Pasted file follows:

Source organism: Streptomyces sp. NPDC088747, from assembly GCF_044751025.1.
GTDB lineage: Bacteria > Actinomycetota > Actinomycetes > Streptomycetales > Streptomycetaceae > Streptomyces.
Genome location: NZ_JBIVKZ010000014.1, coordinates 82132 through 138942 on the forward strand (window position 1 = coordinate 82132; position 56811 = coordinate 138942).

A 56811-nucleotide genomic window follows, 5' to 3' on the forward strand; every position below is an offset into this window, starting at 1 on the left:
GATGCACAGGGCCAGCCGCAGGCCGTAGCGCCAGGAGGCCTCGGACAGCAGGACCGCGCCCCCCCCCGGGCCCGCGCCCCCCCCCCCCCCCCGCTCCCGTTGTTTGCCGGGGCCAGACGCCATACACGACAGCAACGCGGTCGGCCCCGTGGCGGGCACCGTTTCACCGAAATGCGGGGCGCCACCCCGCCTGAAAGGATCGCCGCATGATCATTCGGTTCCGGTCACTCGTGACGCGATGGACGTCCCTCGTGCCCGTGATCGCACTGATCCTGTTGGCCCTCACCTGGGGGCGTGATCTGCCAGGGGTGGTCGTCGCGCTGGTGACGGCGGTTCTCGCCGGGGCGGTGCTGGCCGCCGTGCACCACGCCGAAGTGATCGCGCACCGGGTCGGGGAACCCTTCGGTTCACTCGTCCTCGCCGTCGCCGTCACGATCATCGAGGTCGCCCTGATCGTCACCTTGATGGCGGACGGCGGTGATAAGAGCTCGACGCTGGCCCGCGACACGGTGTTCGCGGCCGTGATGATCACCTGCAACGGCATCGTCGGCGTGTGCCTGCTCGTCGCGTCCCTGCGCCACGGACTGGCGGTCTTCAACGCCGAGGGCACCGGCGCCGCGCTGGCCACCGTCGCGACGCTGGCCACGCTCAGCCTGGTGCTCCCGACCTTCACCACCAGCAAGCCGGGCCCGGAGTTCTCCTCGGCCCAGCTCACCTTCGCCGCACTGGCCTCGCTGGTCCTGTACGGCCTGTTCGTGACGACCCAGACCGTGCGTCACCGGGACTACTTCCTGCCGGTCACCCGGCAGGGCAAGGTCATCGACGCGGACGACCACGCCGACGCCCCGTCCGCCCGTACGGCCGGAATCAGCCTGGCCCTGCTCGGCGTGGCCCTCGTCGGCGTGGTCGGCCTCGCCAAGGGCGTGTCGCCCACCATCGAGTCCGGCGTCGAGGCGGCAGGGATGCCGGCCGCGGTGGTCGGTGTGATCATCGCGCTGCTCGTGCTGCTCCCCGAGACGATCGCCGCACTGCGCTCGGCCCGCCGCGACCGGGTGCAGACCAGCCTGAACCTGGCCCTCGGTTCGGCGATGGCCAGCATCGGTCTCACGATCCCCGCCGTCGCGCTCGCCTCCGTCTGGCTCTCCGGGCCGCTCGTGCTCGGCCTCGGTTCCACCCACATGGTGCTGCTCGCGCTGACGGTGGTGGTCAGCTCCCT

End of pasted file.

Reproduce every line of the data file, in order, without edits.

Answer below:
Source organism: Streptomyces sp. NPDC088747, from assembly GCF_044751025.1.
GTDB lineage: Bacteria > Actinomycetota > Actinomycetes > Streptomycetales > Streptomycetaceae > Streptomyces.
Genome location: NZ_JBIVKZ010000014.1, coordinates 82132 through 138942 on the forward strand (window position 1 = coordinate 82132; position 56811 = coordinate 138942).

A 56811-nucleotide genomic window follows, 5' to 3' on the forward strand; every position below is an offset into this window, starting at 1 on the left:
GATGCACAGGGCCAGCCGCAGGCCGTAGCGCCAGGAGGCCTCGGACAGCAGGACCGCGCCCCCCCCCGGGCCCGCGCCCCCCCCCCCCCCCCGCTCCCGTTGTTTGCCGGGGCCAGACGCCATACACGACAGCAACGCGGTCGGCCCCGTGGCGGGCACCGTTTCACCGAAATGCGGGGCGCCACCCCGCCTGAAAGGATCGCCGCATGATCATTCGGTTCCGGTCACTCGTGACGCGATGGACGTCCCTCGTGCCCGTGATCGCACTGATCCTGTTGGCCCTCACCTGGGGGCGTGATCTGCCAGGGGTGGTCGTCGCGCTGGTGACGGCGGTTCTCGCCGGGGCGGTGCTGGCCGCCGTGCACCACGCCGAAGTGATCGCGCACCGGGTCGGGGAACCCTTCGGTTCACTCGTCCTCGCCGTCGCCGTCACGATCATCGAGGTCGCCCTGATCGTCACCTTGATGGCGGACGGCGGTGATAAGAGCTCGACGCTGGCCCGCGACACGGTGTTCGCGGCCGTGATGATCACCTGCAACGGCATCGTCGGCGTGTGCCTGCTCGTCGCGTCCCTGCGCCACGGACTGGCGGTCTTCAACGCCGAGGGCACCGGCGCCGCGCTGGCCACCGTCGCGACGCTGGCCACGCTCAGCCTGGTGCTCCCGACCTTCACCACCAGCAAGCCGGGCCCGGAGTTCTCCTCGGCCCAGCTCACCTTCGCCGCACTGGCCTCGCTGGTCCTGTACGGCCTGTTCGTGACGACCCAGACCGTGCGTCACCGGGACTACTTCCTGCCGGTCACCCGGCAGGGCAAGGTCATCGACGCGGACGACCACGCCGACGCCCCGTCCGCCCGTACGGCCGGAATCAGCCTGGCCCTGCTCGGCGTGGCCCTCGTCGGCGTGGTCGGCCTCGCCAAGGGCGTGTCGCCCACCATCGAGTCCGGCGTCGAGGCGGCAGGGATGCCGGCCGCGGTGGTCGGTGTGATCATCGCGCTGCTCGTGCTGCTCCCCGAGACGATCGCCGCACTGCGCTCGGCCCGCCGCGACCGGGTGCAGACCAGCCTGAACCTGGCCCTCGGTTCGGCGATGGCCAGCATCGGTCTCACGATCCCCGCCGTCGCGCTCGCCTCCGTCTGGCTCTCCGGGCCGCTCGTGCTCGGCCTCGGTTCCACCCACATGGTGCTGCTCGCGCTGACGGTGGTGGTCAGCTCCCT